Original Research

The Effect of Insurance Type on Patient Access to Ankle Fracture Care Under the Affordable Care Act

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  • One method in which the PPACA increased the number of individuals with health insurance coverage was by expanding Medicaid eligibility requirements.
  • Despite this, Medicaid patients confronted more barriers to accessing care.
  • The overall rate of successfully being offered an appointment with Medicaid was 35.7%, 81.4% for Medicare, and 88.6% for BlueCross. Patients with Medicaid also confronted longer appointment wait times.
  • The disparity in access for this operative trauma scenario suggests that patients with Medicaid are likely to be excluded from the practice of their choice and may need to make considerably more effort to secure an appointment.
  • Ultimately, Medicaid patients may have access to care through federally funded community health centers and public and non-profit safety net hospitals, which generally care for more uninsured and Medicaid patient populations.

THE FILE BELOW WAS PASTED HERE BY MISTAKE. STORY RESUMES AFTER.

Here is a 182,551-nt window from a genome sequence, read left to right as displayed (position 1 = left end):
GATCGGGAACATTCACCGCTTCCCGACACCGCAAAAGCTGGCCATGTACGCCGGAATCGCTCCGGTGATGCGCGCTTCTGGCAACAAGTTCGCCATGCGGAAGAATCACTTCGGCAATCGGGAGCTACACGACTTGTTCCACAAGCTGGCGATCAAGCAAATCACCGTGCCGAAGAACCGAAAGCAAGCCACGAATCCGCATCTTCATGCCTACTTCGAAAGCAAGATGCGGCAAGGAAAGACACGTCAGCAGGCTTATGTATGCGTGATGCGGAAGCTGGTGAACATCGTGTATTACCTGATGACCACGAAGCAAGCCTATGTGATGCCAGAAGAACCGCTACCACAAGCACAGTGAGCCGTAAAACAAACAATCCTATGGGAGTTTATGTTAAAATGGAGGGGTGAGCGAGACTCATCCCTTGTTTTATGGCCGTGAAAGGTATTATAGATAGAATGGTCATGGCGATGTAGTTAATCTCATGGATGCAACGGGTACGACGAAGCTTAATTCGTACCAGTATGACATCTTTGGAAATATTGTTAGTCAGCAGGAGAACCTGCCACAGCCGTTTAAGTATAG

The purpose of this study is to assess the effect of insurance type (Medicaid, Medicare, private insurance) on the ability for patients with operative ankle fractures to access orthopedic traumatologists. The research team called 245 board-certified orthopedic surgeons specializing in orthopedic trauma within 8 representative states. The caller requested an appointment for their fictitious mother in order to be evaluated for an ankle fracture which was previously evaluated by her primary care physician and believed to require surgery. Each office was called 3 times to assess the response for each insurance type. For each call, information was documented regarding whether the patient was able to receive an appointment and the barriers the patient confronted to receive an appointment. Overall, 35.7% of offices scheduled an appointment for a patient with Medicaid, in comparison to 81.4%and 88.6% for Medicare and BlueCross, respectively (P < .0001). Medicaid patients confronted more barriers for receiving appointments. There was no statistically significant difference in access for Medicaid patients in states that had expanded Medicaid eligibility vs states that had not expanded Medicaid. Medicaid reimbursement for open reduction and internal fixation of an ankle fracture did not significantly correlate with appointment success rates or wait times. Despite the passage of the Affordable Care Act, patients with Medicaid have reduced access to orthopedic surgeons and more complex barriers to receiving appointments. A more robust strategy for increasing care-access for patients with Medicaid would be more equitable.

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